Second Element: The period 1805 to 1807 represents, in my humble opinion, the glory years of Napoleon and his Grande Armee. This mighty miliatary machine, trained to perfection at the camps at Boulogne on the English Channel, were unmatched in this era. Napoleon used this instrument of war to defeat the combined might of Austria and Russia in 1805, Prussia in 1806, and Russia and Prussia in 1807. For some reason, this army seems to get overlooked by wargamers, who seem more interested in Napoleon's later years (1812 to 1815) when the armies were larger, but not as agile or superior to its opponents.

Third Element: Did I mention that the French wore long-tailed coats and bicorn hats? This uniform, like its Prussian counterpart, represents a transition from the uniforms of the elegant 18th Century, to that of the harder and grittier 19th Century. Also, I don't care for shakos. They look fine on the British, but I've always thought that the French look better in the old, pre-Bardin reform, uniforms. The cavalry uniforms of this era are magnificent to look at: the French cuirassiers, the bearskin hats of the Grenadiers a Cheval and the Carabiniers, the gaudy hussars and the chasseurs, and the splendid looking dragoons with their classical helmets, green coats and a rainbow of facing colors (yellow, blue, red, pink and more).

Fourth Element: Interesting personalities. The French army has personality, and then some! What a cast of characters when one can select from such different personalities as Davout, Lannes, Murat, LaSalle, Bernadotte, Ney and many others. But it doesn't just stop at the corps level. The French army had a deep bench of talent at the divisional and brigade levels, with many of these individuals rising through the ranks on merit, to eventual corps command after 1807.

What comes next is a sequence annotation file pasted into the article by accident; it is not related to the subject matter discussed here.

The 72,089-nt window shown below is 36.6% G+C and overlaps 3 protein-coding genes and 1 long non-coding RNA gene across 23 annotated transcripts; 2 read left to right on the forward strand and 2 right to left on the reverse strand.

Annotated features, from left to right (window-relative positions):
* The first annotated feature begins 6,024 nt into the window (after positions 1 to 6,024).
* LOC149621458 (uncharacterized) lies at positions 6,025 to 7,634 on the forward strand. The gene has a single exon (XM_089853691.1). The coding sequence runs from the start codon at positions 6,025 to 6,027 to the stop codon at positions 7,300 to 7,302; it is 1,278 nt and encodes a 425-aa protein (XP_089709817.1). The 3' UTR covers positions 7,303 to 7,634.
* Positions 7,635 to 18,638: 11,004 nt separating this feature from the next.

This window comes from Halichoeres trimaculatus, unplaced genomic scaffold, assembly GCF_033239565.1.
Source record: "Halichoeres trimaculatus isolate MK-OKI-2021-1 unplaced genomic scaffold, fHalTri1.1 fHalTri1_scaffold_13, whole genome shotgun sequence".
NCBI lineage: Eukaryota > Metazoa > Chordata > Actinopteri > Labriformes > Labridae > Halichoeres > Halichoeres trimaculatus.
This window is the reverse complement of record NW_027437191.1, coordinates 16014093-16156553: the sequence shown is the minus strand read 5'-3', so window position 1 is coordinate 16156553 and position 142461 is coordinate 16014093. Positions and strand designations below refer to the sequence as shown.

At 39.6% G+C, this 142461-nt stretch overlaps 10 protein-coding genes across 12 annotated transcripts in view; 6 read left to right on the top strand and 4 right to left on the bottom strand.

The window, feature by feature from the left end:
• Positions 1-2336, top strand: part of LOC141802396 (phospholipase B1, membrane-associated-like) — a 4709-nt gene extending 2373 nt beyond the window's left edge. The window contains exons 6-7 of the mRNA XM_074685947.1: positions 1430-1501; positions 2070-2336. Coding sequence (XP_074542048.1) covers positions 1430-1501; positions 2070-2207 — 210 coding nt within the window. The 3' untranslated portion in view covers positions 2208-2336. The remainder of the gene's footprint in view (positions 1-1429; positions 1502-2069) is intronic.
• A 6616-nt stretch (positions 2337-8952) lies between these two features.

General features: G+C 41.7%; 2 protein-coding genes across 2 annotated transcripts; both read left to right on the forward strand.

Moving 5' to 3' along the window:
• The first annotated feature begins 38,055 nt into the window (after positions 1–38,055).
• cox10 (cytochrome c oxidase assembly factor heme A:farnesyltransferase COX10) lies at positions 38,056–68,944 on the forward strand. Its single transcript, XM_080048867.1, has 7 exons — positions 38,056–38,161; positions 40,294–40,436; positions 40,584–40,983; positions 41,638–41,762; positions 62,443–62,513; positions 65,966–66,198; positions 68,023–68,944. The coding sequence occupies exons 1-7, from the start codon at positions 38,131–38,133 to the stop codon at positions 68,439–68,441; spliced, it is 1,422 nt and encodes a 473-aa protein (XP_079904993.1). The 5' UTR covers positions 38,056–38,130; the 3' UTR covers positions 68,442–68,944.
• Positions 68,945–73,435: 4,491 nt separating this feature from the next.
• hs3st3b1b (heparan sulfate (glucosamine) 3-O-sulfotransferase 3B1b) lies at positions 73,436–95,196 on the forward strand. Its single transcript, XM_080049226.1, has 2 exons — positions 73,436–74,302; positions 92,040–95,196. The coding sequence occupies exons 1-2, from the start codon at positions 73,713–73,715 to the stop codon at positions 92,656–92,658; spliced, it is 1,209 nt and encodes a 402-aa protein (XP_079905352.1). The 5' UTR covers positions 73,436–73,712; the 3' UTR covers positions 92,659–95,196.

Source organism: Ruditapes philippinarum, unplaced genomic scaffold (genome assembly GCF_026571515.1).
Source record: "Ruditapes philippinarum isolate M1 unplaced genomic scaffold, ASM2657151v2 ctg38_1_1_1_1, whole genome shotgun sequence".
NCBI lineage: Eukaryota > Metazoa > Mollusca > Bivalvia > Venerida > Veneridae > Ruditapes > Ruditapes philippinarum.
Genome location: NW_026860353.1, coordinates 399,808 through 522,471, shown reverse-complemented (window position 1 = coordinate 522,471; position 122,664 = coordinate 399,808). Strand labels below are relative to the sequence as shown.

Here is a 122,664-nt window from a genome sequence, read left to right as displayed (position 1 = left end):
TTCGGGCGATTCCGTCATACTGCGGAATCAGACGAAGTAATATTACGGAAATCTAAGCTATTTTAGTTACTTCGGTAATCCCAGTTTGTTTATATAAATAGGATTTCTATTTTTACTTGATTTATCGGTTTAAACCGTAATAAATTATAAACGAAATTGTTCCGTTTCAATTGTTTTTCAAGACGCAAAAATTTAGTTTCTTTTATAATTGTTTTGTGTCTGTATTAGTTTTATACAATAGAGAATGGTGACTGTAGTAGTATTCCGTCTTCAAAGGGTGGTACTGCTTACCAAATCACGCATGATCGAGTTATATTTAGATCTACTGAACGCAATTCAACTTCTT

I plan to organize my French army as a division of 8 battalions with supporting divisional artillery. I will probably use Gudin's division in Davout's III Corps circa 1806 as my model for the layout. My cavalry force will consist of the III Corps light cavalry, notably the 1er Chasseurs a Cheval and the 7e Hussars and maybe a unit of cuirassiers and dragoons. French cavalry regiments will have 36 to 48 figures, representing three squadrons.

I will provide more information on the French organization later in the week as well as my initial thoughts and ideas for organizing the Prussians. The rules will be a variant of the BAR rules that we use for the Seven Years War. We haven't written the rules yet, so there is a considerable amount of play testing ahead of us. However, I like the basic system of firing, melee and morale that is used in BAR, so I will probably use this as the framework for a unique set of Napoleonic rules for the 1805-1807 period.


  1. Very handsome indeed, Jim. Excellent work.


    Greg Horne